Claire and I are in the process once again of deciding/discerning where and what the Lord is calling us to after July 31, 2013 (the date Claire’s internship in Evanston, WY ends). Once again I find myself excited about the possibilities, but more so, I am scared and already tired about the thought of moving again (of course we might stay in Park City).
As we have begun to talk about life over the past week, one thing I have mentioned is that I have missed being involved in ministry. Since beginning my journey into the world of culinary arts, my dream has always been to combine a love for all aspects of food with a deep passion for seeing people grow spiritually, connecting with God in all aspects of their lives. Most of the time, I have told people that this might look like helping run a small retreat center for people to come and intentionally slow down from the hustle and bustle of the American culture. But another thought came to mind the other night.
Pastor of Food Ministry.
Some of you might stop reading at that last sentence because you think this is a gimmick or that I am trying to capitalize on the unhealthy obsession many Americans have with food. But please hear me out.
This idea is not to fan the flame of an unhealthy preoccupation with food, but rather to foster community and healthy families through a holistic theology of eating and food.
Most churches already do a lot with food, including banquets to men’s and women’s breakfasts, holiday parties, food pantries, and most importantly celebrating the Lord’s Table. So why not have a person on staff to oversee and facilitate all of this, but in a much larger capacity?
So here are some of my preliminary thoughts on what such a job might look like:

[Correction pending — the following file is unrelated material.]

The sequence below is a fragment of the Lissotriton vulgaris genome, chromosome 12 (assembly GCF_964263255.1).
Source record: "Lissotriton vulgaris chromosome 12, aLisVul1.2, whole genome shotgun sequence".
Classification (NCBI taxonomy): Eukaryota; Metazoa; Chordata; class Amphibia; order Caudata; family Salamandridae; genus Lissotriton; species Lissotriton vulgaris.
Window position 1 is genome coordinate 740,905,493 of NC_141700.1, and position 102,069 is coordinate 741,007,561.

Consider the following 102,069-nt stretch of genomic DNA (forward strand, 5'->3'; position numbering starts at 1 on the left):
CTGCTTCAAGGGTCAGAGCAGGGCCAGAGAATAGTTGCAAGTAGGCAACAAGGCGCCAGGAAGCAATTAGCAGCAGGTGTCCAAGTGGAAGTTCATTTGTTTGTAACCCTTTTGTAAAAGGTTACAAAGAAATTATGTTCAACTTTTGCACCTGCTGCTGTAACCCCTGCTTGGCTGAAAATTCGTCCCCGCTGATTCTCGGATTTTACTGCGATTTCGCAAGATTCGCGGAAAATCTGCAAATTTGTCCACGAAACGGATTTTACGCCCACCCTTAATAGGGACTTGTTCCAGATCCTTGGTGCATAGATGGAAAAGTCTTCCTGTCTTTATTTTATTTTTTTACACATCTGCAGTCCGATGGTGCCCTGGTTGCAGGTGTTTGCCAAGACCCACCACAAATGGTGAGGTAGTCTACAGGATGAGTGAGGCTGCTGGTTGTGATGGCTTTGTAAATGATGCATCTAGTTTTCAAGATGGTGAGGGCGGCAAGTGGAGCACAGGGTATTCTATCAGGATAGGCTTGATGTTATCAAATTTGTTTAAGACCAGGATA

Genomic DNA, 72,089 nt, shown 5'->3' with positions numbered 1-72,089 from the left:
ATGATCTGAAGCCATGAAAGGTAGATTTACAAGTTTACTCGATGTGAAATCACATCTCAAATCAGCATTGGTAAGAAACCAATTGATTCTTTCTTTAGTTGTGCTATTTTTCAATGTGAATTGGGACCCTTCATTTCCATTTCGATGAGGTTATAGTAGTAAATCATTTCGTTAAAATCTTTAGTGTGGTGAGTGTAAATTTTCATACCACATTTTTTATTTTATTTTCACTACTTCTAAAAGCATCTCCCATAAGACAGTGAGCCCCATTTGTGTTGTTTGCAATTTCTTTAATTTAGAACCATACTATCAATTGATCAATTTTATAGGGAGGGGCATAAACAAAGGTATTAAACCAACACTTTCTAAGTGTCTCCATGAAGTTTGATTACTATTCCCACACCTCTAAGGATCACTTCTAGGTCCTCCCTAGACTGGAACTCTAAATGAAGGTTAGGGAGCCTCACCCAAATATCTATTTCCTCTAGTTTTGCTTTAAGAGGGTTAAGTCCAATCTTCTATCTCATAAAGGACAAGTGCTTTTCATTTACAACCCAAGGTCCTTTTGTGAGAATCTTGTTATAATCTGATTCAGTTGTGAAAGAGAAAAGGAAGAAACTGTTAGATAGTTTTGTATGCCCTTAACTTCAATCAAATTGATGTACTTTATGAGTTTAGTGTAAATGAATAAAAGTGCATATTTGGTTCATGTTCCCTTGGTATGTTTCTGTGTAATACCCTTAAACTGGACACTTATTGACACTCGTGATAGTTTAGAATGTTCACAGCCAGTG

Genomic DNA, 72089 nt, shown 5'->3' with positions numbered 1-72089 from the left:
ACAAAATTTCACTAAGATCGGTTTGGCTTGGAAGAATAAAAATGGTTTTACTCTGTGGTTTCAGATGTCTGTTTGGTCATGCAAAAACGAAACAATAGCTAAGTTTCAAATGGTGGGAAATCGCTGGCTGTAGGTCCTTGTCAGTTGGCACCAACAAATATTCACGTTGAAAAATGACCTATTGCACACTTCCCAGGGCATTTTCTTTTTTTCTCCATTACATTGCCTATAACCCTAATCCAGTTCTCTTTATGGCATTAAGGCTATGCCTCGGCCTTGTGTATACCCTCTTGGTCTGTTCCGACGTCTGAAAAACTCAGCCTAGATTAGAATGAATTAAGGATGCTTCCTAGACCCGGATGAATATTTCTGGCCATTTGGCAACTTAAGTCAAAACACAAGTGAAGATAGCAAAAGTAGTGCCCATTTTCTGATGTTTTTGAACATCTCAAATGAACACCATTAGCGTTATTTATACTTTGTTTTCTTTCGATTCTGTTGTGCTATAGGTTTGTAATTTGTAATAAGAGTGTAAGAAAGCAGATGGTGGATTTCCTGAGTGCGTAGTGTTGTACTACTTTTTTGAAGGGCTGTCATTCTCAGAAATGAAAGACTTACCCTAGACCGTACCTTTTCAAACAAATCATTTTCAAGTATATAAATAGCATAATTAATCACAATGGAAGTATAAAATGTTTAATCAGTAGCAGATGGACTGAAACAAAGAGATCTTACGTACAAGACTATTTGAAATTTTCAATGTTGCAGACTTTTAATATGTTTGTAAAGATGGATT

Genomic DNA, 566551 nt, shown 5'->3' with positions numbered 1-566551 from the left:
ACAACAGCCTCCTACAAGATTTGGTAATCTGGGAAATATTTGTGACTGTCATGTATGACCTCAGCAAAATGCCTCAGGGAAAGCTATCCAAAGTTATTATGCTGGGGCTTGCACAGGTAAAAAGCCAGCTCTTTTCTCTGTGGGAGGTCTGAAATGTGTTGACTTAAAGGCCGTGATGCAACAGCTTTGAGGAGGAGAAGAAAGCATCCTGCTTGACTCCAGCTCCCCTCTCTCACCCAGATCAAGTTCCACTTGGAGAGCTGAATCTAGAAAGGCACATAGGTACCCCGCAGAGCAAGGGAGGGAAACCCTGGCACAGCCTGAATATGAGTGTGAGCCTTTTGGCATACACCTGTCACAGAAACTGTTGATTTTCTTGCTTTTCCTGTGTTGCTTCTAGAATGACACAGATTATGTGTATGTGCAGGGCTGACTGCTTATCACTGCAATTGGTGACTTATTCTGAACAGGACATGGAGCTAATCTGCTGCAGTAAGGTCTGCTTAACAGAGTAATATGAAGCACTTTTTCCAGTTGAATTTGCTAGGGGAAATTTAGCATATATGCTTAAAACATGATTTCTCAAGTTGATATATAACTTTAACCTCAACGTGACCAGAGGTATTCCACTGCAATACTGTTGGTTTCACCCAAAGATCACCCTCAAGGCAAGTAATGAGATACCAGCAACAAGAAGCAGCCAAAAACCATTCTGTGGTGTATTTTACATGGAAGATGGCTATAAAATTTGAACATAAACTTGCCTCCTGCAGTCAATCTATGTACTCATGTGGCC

- Plan the celebration of the Eucharist, with one of Sunday of every other month centered solely around the Lord’s Table and giving thanks, followed by a love feast (you can read more of my thoughts on the Eucharist here).
- Oversee functions of the church where food is served, which includes recruiting volunteers to help make and serve meals.
- Communicate to the church that food is not just an enticement to get them to come, but rather central to the formation of deep community.
- Oversee meals for families in need – from births to sicknesses to deaths.
- Oversee a food pantry to help those in need have healthy options for food, which may include also providing guidance in cooking and recipes.
- Helping families in the congregation and community eat together more in the family, once again providing cooking demonstrations or tips on how to do so with ease considering that in most families a stay-at-home mom/parent is a rarity.
- Facilitate classes and other learning opportunities dealing with issues with food, including support groups for people dealing with eating disorders like anorexia, bulimia or obesity. This will also include knowing of community resources like psychologists and treatment programs for such disorders.
- Encouraging members of the congregation to become more involved in the arena of eating, which might include trips to farms and ranches that treat God’s creation with respect.
There is probably more that can be flushed out and developed within this job description, nor do I know if any churches would actually get behind such an idea. But I like the idea of working within the church instead of through a retreat center mainly because of the relationships that can be developed and the community fostered through ministering with the same people over the long haul. Good community and good food both take time and care to develop.
I would love to hear any of your thoughts on this idea and if you think if it is possible.